U.S. President Warren G. Harding Vital Statistics & Early Career

About the U.S. President Warren G. Harding, his vital statistics including birth and death place and time, and early career.


29th President



Born: Nov. 2, 1865, in the village of Corsica (later known as Blooming Grove), O. He was the last of seven presidents to be born in Ohio. At the age of six, Harding moved with his family to the nearby county seat of Marion, O., and he spent most of his life there. His home in Marion, at 380 Mt. Vernon Avenue, has been preserved as a Harding museum. Admission 75?.

Died: Aug. 2, 1923, at the age of 57, the sixth of eight presidents to die in office. Harding was returning from an exhausting cross-country tour which had taken him all the way to Alaska, when he suffered a heart attack, which was incorrectly diagnosed as ptomaine poisoning by his personal physician. Resting in his room at the Palace Hotel in San Francisco, Harding seemed to be nearly recovered when he died unexpectedly. The cause of death has never been firmly established, because Mrs. Harding refused to permit an autopsy on her husband's body. It has been suggested that Mrs. Harding actually poisoned the President, in order to protect him from disgrace--and probable impeachment--as the corruption in his administration became known to the public. According to another theory, her motive was revenge for Harding's marital infidelities. In any event, the medical evidence provided by five eminent doctors who examined the President before his death seems to contradict the poison rumor.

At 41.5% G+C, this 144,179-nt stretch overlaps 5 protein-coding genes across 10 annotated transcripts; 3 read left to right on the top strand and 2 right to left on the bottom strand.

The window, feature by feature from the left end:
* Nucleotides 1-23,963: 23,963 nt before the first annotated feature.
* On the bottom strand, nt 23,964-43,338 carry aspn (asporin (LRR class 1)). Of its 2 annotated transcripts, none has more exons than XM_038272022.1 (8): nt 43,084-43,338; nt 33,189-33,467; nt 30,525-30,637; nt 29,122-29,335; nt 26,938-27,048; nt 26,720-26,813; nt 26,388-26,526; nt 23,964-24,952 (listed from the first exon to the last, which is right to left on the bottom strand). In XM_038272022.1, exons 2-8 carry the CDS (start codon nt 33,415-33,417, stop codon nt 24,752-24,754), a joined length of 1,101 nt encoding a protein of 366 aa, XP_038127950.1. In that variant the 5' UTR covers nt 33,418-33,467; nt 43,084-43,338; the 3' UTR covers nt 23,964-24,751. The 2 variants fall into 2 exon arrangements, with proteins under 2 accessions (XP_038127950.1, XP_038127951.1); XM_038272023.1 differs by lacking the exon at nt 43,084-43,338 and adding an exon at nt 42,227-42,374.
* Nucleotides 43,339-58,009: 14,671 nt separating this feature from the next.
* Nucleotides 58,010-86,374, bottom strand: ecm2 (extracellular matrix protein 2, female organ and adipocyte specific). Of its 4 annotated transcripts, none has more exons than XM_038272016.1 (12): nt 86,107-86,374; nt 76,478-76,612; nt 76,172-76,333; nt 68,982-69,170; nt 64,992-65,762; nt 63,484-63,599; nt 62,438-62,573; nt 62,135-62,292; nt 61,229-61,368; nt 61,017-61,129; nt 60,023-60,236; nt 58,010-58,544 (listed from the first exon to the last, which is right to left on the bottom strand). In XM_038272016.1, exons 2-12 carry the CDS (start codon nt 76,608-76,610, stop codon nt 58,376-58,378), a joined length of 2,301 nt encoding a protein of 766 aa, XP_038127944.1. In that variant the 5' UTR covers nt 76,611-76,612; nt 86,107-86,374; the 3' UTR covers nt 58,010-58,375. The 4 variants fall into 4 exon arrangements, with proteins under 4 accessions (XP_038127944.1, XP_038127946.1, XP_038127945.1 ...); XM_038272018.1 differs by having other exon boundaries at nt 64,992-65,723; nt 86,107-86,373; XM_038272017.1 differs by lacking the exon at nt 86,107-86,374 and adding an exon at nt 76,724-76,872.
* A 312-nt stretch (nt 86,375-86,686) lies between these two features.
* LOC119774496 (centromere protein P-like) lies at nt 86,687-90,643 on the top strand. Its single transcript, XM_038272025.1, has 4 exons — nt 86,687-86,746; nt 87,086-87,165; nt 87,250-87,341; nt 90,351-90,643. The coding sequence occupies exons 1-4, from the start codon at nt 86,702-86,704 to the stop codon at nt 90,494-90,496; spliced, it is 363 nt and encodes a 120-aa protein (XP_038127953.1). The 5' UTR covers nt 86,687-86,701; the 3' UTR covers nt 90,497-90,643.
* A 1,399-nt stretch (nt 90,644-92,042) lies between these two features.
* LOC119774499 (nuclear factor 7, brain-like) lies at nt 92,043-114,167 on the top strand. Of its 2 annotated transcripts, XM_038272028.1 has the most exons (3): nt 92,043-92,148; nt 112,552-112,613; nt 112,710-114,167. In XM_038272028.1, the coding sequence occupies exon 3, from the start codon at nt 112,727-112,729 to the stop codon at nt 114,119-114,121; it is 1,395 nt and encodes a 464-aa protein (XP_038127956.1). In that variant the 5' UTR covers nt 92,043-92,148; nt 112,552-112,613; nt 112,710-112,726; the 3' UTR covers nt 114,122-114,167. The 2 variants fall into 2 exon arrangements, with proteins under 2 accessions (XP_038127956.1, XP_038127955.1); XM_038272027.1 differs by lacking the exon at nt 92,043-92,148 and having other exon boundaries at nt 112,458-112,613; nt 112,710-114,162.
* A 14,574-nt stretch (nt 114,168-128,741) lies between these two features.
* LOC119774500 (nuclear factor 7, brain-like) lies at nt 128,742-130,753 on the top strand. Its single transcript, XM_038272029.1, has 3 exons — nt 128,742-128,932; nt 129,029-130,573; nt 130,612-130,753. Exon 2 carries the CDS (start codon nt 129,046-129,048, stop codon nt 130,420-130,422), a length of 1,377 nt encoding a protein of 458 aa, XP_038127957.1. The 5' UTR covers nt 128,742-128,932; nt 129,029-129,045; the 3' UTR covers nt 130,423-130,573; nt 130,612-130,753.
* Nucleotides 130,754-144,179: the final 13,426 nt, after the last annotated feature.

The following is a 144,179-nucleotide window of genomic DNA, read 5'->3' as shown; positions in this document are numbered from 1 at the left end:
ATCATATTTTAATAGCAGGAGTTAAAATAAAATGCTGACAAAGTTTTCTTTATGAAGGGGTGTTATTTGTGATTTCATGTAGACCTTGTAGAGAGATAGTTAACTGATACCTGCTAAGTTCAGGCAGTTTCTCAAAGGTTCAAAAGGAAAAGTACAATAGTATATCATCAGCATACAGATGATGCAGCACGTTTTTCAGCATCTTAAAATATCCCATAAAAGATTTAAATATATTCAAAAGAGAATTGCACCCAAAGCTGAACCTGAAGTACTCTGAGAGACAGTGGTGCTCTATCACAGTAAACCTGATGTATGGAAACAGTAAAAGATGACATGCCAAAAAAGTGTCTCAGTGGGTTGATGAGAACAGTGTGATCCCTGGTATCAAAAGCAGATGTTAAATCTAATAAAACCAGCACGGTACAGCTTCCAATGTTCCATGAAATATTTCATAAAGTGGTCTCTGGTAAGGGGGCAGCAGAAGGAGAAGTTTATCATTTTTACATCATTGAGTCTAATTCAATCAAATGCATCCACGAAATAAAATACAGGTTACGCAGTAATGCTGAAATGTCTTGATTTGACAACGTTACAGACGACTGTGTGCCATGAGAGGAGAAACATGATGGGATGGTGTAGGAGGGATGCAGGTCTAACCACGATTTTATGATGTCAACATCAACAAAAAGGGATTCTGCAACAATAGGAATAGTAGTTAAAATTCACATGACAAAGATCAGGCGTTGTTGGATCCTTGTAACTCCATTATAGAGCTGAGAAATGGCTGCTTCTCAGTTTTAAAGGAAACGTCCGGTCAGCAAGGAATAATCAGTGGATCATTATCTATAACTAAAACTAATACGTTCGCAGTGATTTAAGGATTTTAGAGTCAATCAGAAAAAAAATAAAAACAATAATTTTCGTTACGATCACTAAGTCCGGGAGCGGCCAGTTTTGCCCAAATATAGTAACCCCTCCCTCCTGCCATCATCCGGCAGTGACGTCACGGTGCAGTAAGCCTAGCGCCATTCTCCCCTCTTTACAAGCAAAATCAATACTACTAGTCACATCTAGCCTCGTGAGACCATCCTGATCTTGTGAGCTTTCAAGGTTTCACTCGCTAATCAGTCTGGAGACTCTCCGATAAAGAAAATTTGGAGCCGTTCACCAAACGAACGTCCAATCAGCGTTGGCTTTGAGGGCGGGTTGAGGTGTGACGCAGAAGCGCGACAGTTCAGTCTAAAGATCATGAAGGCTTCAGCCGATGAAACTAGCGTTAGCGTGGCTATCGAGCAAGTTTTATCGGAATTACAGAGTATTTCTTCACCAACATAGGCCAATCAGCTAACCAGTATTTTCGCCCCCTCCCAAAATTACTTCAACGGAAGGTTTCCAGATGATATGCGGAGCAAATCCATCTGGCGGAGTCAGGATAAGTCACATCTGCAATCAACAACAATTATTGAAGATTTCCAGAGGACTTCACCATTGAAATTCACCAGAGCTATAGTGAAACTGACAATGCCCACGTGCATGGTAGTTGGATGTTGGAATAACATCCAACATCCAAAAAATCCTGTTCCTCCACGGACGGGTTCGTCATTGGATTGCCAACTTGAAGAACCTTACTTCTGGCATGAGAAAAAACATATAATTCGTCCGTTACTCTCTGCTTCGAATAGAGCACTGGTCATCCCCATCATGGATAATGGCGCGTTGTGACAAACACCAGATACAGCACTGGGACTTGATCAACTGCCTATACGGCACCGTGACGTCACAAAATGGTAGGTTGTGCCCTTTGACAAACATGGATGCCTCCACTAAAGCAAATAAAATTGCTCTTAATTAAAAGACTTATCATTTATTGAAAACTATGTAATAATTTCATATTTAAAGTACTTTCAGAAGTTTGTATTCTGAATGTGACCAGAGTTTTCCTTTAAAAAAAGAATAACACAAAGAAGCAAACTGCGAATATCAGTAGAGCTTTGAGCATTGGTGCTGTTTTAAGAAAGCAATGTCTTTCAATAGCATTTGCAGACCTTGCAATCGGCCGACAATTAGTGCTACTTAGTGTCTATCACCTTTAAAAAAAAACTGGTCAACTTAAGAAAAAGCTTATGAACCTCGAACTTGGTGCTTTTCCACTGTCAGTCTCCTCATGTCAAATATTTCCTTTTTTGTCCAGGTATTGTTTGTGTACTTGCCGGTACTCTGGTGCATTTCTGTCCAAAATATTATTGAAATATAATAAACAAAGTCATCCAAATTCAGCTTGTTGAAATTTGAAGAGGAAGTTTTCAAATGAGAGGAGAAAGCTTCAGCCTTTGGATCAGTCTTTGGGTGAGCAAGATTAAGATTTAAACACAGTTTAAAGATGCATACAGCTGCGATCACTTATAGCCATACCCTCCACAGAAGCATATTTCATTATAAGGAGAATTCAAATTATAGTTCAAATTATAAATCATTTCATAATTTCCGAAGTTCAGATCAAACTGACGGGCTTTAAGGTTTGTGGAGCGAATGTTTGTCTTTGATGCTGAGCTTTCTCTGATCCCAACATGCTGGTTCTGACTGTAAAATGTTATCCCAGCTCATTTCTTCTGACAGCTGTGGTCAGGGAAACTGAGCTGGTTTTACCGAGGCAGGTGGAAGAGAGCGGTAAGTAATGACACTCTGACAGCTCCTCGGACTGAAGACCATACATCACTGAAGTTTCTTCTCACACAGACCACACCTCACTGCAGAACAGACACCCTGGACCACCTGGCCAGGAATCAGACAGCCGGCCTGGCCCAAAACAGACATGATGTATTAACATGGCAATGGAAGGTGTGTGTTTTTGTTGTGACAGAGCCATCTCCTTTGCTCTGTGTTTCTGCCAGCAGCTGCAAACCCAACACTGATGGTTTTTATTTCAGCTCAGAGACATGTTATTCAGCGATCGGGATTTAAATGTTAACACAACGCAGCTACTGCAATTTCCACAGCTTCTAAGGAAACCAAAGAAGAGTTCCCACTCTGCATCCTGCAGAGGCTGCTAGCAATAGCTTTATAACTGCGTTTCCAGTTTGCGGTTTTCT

Career: Harding was the son of a poor Ohio farmer and part-time veterinarian who later turned, with a minimum of training, to the doctoring of people. Harding spent two years at a rural academy known as Ohio Central College and received his diploma at age 16. For two years he worked at odd jobs--teaching school, selling insurance, and organizing the town band. In 1884 Harding and two friends each put up $100 to buy the bankrupt local newspaper, the Marion Star. The circulation soon began to grow as Harding gave instructions that the name of every man, woman, and child in town should be mentioned at least once a year in the pages of his paper. Harding won controlling interest in the Star (beating out one of his partners in a game of poker), and as Marion (population 5,000) began to grow, the paper prospered. With his self-proclaimed editorial policy of "inoffensivism," his handsome appearance, and his membership in the Masons, Elks, and Moose, Harding was a popular figure in town, and it seemed only natural that he should enter Republican politics. Elected state senator in 1899, he soon made the acquaintance of Harry Daugherty (pronounced Dokerty), a skilled and unscrupulous political manipulator. Impressed by the young senator's distinguished features and easy-going nature, Daugherty fastened onto Harding as a hot political prospect and began to manage his career. In 1903 Harding was elected lieutenant governor of Ohio, and after an unsuccessful race for the governorship, he was rewarded for his longstanding party loyalty with nomination and election to the U.S. Senate in 1914.

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